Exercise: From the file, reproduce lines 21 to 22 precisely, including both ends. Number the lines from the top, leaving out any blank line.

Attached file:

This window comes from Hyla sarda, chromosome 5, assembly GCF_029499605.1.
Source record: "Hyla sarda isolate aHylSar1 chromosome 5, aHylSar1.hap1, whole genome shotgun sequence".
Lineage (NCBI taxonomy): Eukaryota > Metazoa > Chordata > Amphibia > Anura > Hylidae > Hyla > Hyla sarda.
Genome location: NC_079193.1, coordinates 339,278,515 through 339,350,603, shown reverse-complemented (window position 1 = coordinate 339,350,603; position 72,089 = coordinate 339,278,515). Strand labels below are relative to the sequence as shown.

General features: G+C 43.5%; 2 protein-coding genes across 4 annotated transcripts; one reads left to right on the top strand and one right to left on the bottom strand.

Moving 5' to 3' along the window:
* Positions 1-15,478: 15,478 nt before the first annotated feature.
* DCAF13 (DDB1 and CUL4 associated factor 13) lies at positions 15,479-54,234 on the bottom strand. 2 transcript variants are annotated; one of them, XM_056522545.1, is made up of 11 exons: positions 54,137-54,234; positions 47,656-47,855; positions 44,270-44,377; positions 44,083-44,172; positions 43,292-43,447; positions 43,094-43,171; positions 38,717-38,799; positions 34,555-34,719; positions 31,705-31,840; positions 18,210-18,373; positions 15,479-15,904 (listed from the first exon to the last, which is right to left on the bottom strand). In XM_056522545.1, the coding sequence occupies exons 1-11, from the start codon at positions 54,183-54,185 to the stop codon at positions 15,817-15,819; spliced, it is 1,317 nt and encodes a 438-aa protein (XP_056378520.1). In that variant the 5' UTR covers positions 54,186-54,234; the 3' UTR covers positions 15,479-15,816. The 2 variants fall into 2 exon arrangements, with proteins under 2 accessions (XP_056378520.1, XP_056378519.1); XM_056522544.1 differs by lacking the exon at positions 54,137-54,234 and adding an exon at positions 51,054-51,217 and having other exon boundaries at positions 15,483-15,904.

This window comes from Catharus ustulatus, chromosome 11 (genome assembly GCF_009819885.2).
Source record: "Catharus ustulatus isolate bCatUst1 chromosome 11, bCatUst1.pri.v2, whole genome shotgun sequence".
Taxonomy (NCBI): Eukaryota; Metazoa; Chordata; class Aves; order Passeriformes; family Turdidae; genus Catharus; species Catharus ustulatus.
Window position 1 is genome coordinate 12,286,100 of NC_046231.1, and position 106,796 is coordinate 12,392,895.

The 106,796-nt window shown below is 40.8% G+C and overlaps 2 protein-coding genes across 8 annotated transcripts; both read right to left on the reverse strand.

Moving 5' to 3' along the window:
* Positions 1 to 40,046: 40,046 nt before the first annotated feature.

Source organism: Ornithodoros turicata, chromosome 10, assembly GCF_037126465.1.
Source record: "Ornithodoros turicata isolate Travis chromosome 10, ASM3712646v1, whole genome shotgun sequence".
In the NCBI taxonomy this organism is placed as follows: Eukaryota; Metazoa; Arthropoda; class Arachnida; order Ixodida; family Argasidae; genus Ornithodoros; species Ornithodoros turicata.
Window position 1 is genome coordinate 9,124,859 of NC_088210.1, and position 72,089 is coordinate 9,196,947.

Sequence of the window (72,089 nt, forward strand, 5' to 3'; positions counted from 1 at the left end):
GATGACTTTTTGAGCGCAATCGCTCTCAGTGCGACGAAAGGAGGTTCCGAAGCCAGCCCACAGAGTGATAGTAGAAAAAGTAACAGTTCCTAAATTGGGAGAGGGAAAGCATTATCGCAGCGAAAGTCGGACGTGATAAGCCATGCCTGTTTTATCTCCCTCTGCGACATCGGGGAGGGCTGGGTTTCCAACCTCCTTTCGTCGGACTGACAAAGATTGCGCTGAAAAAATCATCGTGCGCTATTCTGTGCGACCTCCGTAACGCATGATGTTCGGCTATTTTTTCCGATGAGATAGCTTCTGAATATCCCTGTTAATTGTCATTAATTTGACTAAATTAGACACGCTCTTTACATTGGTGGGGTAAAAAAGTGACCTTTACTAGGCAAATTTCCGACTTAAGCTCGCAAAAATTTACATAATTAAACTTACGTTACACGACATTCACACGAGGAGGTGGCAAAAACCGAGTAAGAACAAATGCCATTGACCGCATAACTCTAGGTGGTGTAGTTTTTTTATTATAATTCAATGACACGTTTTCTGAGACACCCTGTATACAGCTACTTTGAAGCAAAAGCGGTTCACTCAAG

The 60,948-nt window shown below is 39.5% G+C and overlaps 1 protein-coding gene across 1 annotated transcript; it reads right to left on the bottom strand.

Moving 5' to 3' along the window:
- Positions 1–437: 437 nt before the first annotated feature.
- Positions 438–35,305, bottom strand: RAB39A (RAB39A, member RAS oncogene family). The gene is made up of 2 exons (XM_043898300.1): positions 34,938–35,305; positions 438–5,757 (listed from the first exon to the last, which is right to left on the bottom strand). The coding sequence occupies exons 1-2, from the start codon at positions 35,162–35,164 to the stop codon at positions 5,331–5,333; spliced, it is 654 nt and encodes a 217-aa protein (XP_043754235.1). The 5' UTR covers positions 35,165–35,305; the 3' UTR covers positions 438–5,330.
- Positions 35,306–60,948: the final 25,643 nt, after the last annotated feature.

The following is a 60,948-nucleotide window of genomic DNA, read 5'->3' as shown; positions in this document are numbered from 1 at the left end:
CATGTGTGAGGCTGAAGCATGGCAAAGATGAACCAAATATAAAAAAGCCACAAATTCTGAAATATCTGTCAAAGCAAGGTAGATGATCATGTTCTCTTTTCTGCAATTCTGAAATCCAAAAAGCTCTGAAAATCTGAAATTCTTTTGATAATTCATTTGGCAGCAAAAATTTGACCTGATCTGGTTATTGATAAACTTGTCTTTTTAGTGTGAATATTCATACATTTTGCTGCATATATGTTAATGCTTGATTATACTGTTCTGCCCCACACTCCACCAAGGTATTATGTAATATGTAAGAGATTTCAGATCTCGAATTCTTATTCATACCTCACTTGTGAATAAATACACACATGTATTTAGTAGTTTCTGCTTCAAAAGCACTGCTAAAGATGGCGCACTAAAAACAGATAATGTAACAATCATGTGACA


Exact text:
GATGACTTTTTGAGCGCAATCGCTCTCAGTGCGACGAAAGGAGGTTCCGAAGCCAGCCCACAGAGTGATAGTAGAAAAAGTAACAGTTCCTAAATTGGGAGAGGGAAAGCATTATCGCAGCGAAAGTCGGACGTGATAAGCCATGCCTGTTTTATCTCCCTCTGCGACATCGGGGAGGGCTGGGTTTCCAACCTCCTTTCGTCGGACTGACAAAGATTGCGCTGAAAAAATCATCGTGCGCTATTCTGTGCGACCTCCGTAACGCATGATGTTCGGCTATTTTTTCCGATGAGATAGCTTCTGAATATCCCTGTTAATTGTCATTAATTTGACTAAATTAGACACGCTCTTTACATTGGTGGGGTAAAAAAGTGACCTTTACTAGGCAAATTTCCGACTTAAGCTCGCAAAAATTTACATAATTAAACTTACGTTACACGACATTCACACGAGGAGGTGGCAAAAACCGAGTAAGAACAAATGCCATTGACCGCATAACTCTAGGTGGTGTAGTTTTTTTATTATAATTCAATGACACGTTTTCTGAGACACCCTGTATACAGCTACTTTGAAGCAAAAGCGGTTCACTCAAG

The 60,948-nt window shown below is 39.5% G+C and overlaps 1 protein-coding gene across 1 annotated transcript; it reads right to left on the bottom strand.